The Filigree Ball
16. An Egotist Of The First Water
Had the control of affairs been mine at this moment I am quite positive that I should have
found it difficult to deny these two the short interview which they appeared to crave and
which would have been to them such an undeniable comfort. But a sterner spirit than
mine was in charge, and the district attorney, into whose hands the affair had now fallen,
was inexorable. Miss Tuttle was treated with respect, with kindness, even, but she was
not allowed any communication with her brother-in-law beyond the formal "Good
afternoon" incident upon their separation; while he, scorning to condemn his lips to any
such trite commonplace, said nothing at all, only looked a haggard inquiry which called
forth from her the most exalted look of patience and encouraging love it has ever been
my good fortune to witness. Durbin was standing near and saw this look as plainly as I
did, but it did not impose on him, he said. But what in the nature of human woe could
impose on him? Durbin is a machine - a very reliable and useful machine, no doubt, yet
when all is said, a simple contrivance of cogs and wheels; while I - well, I hope that I am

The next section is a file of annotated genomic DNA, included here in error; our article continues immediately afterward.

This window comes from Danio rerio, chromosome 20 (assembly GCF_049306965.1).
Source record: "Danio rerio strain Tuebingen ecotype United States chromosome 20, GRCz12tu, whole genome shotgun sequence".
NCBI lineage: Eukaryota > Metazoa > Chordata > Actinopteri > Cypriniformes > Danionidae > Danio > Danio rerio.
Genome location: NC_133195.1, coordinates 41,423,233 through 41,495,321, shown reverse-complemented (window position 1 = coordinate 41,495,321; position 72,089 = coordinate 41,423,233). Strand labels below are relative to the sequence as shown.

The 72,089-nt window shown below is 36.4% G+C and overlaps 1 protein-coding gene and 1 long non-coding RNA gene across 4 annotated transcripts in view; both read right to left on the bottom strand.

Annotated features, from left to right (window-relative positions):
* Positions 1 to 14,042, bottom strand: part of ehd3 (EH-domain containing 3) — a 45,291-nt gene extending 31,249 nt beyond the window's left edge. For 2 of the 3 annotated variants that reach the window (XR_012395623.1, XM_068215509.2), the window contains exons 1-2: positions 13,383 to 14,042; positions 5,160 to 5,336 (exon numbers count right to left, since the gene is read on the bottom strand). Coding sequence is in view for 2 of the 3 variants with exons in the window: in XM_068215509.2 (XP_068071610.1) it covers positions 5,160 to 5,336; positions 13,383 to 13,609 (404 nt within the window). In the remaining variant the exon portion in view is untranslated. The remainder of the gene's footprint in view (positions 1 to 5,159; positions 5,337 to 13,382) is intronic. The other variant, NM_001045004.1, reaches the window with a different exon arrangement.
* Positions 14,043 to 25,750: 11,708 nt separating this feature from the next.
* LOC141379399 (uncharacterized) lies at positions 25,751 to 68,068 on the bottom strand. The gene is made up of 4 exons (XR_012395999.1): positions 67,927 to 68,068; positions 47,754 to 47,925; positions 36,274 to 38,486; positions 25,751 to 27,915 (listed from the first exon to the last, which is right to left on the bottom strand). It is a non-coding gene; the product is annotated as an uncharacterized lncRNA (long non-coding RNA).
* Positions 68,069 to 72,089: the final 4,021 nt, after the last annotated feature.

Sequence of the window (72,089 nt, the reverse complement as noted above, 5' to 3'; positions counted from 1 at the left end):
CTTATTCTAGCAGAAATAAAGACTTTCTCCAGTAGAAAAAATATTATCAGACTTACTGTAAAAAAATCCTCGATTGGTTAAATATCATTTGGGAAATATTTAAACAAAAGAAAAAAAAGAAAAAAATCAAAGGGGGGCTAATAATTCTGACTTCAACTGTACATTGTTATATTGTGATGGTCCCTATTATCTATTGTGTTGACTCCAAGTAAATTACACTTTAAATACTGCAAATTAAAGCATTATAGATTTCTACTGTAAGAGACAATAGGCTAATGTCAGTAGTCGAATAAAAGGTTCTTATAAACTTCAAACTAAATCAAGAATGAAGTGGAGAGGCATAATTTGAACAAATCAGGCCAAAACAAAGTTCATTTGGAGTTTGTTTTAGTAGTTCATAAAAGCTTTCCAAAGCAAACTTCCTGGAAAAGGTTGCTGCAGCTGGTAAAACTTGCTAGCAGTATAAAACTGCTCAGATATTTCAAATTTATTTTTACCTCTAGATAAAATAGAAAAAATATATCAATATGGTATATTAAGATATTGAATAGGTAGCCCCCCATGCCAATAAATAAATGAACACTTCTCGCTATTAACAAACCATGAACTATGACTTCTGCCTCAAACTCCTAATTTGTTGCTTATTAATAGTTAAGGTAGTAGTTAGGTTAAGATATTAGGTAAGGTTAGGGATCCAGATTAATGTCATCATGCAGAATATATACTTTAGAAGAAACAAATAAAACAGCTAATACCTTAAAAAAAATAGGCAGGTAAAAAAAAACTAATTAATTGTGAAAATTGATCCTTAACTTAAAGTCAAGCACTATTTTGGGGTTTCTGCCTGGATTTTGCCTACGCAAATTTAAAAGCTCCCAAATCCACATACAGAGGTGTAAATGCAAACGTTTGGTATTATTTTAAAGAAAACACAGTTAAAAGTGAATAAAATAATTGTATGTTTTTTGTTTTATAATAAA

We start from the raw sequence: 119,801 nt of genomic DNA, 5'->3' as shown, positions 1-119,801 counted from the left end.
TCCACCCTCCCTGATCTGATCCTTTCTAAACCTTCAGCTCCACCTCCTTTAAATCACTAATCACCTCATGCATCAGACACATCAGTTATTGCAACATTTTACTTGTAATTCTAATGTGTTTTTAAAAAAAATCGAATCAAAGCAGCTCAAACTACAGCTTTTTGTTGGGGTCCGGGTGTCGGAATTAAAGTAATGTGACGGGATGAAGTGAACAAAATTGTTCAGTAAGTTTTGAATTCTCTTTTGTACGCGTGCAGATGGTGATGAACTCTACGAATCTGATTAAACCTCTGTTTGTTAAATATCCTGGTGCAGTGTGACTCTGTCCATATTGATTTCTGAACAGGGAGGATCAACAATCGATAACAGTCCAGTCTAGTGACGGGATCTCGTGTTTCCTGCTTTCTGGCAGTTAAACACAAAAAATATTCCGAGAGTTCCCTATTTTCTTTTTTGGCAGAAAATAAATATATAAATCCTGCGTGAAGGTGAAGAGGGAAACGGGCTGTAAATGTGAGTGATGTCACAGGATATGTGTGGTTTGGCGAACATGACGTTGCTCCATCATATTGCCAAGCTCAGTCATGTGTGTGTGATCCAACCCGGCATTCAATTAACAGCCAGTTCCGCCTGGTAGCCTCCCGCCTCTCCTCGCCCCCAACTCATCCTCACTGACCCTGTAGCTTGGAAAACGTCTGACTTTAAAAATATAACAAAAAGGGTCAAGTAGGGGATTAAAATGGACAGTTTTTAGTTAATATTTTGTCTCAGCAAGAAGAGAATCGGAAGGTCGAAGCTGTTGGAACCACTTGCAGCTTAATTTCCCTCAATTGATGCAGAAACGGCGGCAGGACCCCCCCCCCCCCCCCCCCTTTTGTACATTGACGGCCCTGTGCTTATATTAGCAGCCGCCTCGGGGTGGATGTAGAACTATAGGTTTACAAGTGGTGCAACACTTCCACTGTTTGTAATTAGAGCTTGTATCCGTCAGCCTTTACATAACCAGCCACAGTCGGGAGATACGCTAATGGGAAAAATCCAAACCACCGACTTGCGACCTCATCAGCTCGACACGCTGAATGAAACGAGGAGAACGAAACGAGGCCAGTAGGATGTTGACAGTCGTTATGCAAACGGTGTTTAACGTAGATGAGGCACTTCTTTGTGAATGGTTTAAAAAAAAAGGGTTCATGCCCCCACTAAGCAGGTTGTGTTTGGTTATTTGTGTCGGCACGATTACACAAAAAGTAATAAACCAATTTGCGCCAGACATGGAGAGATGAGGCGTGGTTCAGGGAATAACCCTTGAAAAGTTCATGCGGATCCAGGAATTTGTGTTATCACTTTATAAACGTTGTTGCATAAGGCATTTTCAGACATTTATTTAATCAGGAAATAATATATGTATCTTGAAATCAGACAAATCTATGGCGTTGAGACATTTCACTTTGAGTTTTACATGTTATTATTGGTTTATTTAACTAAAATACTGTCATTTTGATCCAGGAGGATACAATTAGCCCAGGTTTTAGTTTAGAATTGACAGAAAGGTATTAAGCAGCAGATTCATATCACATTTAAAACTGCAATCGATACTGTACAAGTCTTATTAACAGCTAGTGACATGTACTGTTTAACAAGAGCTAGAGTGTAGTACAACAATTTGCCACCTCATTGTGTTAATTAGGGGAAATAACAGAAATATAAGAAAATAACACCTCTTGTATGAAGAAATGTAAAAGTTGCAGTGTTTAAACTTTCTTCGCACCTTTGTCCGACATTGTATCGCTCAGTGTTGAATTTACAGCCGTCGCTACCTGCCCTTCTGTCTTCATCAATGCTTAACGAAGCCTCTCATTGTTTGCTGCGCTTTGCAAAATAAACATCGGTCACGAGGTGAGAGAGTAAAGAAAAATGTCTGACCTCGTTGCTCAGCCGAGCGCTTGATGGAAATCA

something more than that; or why was I a changed man toward her from the moment I
saw the smile which marked this accused woman's good by to Francis Jeffrey. No longer
believing in her guilt, I went about my business with tumult in brain and heart, asking in
my remorse for an opportunity to show her some small courtesy whereby to relieve the
torture I felt at having helped the coroner in the inquiries which had brought about what
looked to me now like a cruel and unwarranted result.
That it should be given to Durbin to hold such surveillance over her as her doubtful
position demanded added greatly to my discomfort. But I was enabled to keep my lips
firmly shut over any expression of secret jealousy or displeasure; and this was fortunate,
as otherwise I might have failed to obtain the chance of aiding her later on, in other and
Meanwhile, and before any of us had left this room, one fact had become apparent. Mr.
Jeffrey was not going to volunteer any fresh statement in face of the distinct disapproval
of his sister-in-law. As his eye fell upon the district attorney, who had lingered near,
possibly in the hope of getting something more from this depressed and almost insensible
man, he made one remark, but it was an automatic one, calculated to produce but little
effect on the discriminating ears of this experienced official.
"I do not believe that my wife was murdered." This was what he said. "It was a wicked
verdict. My wife killed herself. Wasn't the pistol found tied to her?"
Either from preoccupation or a dazed condition of mind, he seemed to forget that Miss
Tuttle had owned to tying on this pistol; and that nothing but her word went to prove that
this was done before and not after the shot had been delivered in the Moore house library.
I thought I understood him and was certain that I sympathized with his condition; but in
the ears of those less amiably disposed toward him, his statements had lost force and the
denial went for little.